Wuthering Heights by Emily Bronte is a strange and powerful book of family loss, love, vengeance, and good versus evil. According to Janet James, Wuthering Heights, in essence, is a battle of nature versus nurture (James 2). As this classic begins, the evil villain in the book—Heathcliff—appear to be following the path of the good-hearted hero. His true characteristics, however, slowly unravel—showing his tenacity for evil against many of the characters in this multi-generational novel. The affects that Heathcliff has on Catherine and many other family members in Wuthering Heights create our flawed character.
Yet, Heathcliff is the fuel that drives every other character as they act and react to Heathcliff and his evil ways. In Wuthering Heights Mr. Earnshaw brings home an orphan named Heathcliff that he quickly adopts into the family. This apparent noble gesture of family love for an individual without a real family or home opens the floodgates of drama. The Earnshaw family winds up initiating a war that spreads over several generations. According to Hubbard, Nelly Dean is a servant who was raised in Wuthering Heights. Nelly tells the history of Heathcliff and, thus, narrates much of the story. Hubbard 1) Heathcliff is raised in the family. He eventually falls in love with Catherine, one of the Earnshaw children, a pseudo-step-sister to Heathcliff. Mr. Earnshaw eventually dies and the family members attempt to ruin Heathcliff’s life due to years of bitter resentment. Yet, the courtship between Heathcliff and Catherine continues to unfold as the warring within this intense saga develops. A key turning point occurs when Catherine dies during childbirth. Heathcliff reacts to years of vengeance, vows his own revenge on the very family that he has grown up in.
Heathcliff, then, attempts to gain control of the family legacy. As we look at our central character, Heathcliff, his initiation into the family has him cast as a protagonist. However, as the fate of good versus evil begins to gather thematic weight, we find a shift in Heathcliff. In fact, the shift is so dramatic that Heathcliff becomes the story’s antagonist. The entire structure of Wuthering Heights revolves around Heathcliff. As in many classics, love is an overriding subplot that weaves together the multi-generational conflict that evolves.
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Love, in the end, seems to be the demise of the evil characters. Heathcliff and many of his surrogate family members are unable to share their love for one another. It’s a case of honor for the bloodline of the Earnshaws that creates the war. Graphic bloodletting results as many characters—Heathcliff, our supposed protagonist included—sink to killing as the only means to alleviate the family drama. Characters choose to use lies and deceit to meet their unbridled need for passion, lust, and selfish gain.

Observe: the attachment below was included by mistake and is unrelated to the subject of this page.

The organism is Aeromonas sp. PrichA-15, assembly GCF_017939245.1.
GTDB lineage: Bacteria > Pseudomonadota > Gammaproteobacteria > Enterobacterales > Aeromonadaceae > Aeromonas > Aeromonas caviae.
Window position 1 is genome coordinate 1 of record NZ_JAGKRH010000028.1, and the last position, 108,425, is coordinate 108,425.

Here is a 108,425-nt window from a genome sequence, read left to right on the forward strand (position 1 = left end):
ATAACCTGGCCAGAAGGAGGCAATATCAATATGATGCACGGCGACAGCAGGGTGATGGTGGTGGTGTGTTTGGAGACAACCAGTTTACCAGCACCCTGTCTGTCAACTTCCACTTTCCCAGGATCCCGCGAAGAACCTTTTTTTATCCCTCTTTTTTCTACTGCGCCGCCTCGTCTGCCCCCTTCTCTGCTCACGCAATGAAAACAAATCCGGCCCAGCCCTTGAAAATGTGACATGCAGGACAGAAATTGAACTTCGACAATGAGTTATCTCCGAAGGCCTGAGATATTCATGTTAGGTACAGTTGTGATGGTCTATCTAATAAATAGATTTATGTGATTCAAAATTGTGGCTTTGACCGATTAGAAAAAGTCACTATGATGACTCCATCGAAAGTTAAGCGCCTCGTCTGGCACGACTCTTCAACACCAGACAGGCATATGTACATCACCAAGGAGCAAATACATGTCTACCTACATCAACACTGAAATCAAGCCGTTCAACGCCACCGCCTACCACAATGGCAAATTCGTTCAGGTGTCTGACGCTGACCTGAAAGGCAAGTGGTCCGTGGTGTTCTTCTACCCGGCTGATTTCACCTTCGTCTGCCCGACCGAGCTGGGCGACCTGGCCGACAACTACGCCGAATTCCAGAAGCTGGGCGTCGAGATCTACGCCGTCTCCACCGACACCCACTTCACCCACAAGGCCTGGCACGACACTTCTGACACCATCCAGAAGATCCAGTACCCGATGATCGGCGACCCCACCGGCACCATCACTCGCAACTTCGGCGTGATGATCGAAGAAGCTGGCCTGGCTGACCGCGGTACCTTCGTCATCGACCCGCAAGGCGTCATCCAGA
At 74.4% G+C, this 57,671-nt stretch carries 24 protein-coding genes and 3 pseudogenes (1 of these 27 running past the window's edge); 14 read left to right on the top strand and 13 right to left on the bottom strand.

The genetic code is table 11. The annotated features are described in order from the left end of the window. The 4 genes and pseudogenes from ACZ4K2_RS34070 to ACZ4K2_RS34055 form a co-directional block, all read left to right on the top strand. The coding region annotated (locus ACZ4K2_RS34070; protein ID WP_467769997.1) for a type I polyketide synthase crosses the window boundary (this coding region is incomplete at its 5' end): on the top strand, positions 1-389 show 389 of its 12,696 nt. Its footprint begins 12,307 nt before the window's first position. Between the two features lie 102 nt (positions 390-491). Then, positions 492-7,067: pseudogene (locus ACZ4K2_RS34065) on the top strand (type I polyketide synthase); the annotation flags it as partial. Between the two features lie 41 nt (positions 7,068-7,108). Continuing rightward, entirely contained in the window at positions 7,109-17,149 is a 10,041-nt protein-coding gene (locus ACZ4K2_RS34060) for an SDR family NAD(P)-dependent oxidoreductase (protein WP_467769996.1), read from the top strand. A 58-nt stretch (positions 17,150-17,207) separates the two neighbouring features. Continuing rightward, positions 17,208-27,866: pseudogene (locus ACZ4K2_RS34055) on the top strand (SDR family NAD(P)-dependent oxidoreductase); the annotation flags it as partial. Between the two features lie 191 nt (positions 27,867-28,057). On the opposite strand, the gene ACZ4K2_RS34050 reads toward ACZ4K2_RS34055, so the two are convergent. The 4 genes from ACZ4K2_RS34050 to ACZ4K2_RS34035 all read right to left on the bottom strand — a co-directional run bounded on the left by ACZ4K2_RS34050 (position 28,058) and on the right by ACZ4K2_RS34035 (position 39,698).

Wuthering Heights, although its main protagonist is an orphaned child, cradles its main character into a large family with a special purpose. This adoption creates animosity between step-siblings and spouses. Estrangement and bitter revenge is a subplot linking this graphic and upsetting intense novel. As the battles between individuals progress in the novel, the undercurrents of physical and mental pain—sometimes horrific pain—create intense situations as characters constantly juggle with a decision: Is the fight for a worthy cause? Heathcliff, in Wuthering Heights, winds up becoming loved and hated.
He is, in effect, the hero and villain of this grand classic novel. His character creates dramatic intensity. Here, is an example of one of the Earnshaw’s discussions with Heathcliff. Hindley said, "and I pray that he may break your neck: take him, and be damned, you beggarly interloper. " (p. 61) His drama slowly evolves into an evil being. He pushes his hatred at everyone except Catherine. Heathcliff gets to a point of dependency on Catherine. As long as he has Catherine, he can deal with anything. Heathcliff is, in effect, the story of Wuthering Heights.
Thus, when Catherine dies, Heathcliff loses his co-dependent love and releases years of build-up rage and aggression. The emotions and actions of other characters in this epic novel all seem to stem from Heathcliff. His magnetic personality is the catalyst toward other character interaction and plot development. Catherine, for example, is torn emotionally and spiritually over Heathcliff because of the feelings other family members have regarding Heathcliff. In the end, it has been viewed as a death she desired. It was the only way to find relief to a life of bitter entanglements.
The following quote comes from Catherine describing her feelings about Heathcliff to Edgar: “Oh Edgar, Edgar! ” she panted, flinging her arms around his neck. “Oh, Edgar darling! Heathcliff’s come back. ” (p. 114) As Heathcliff and Catherine develop their relationship fairly early. In chapter 10, we see that Catherine has grown bored of Edgar. Her interest in Heathcliff abhors Edgar and thus a bitter jealously between Heathcliff and Edgar ensues. Since Edgar is Catherine’s wife, the intensity of this jealousy from Edgar brings secret joy to Heathcliff.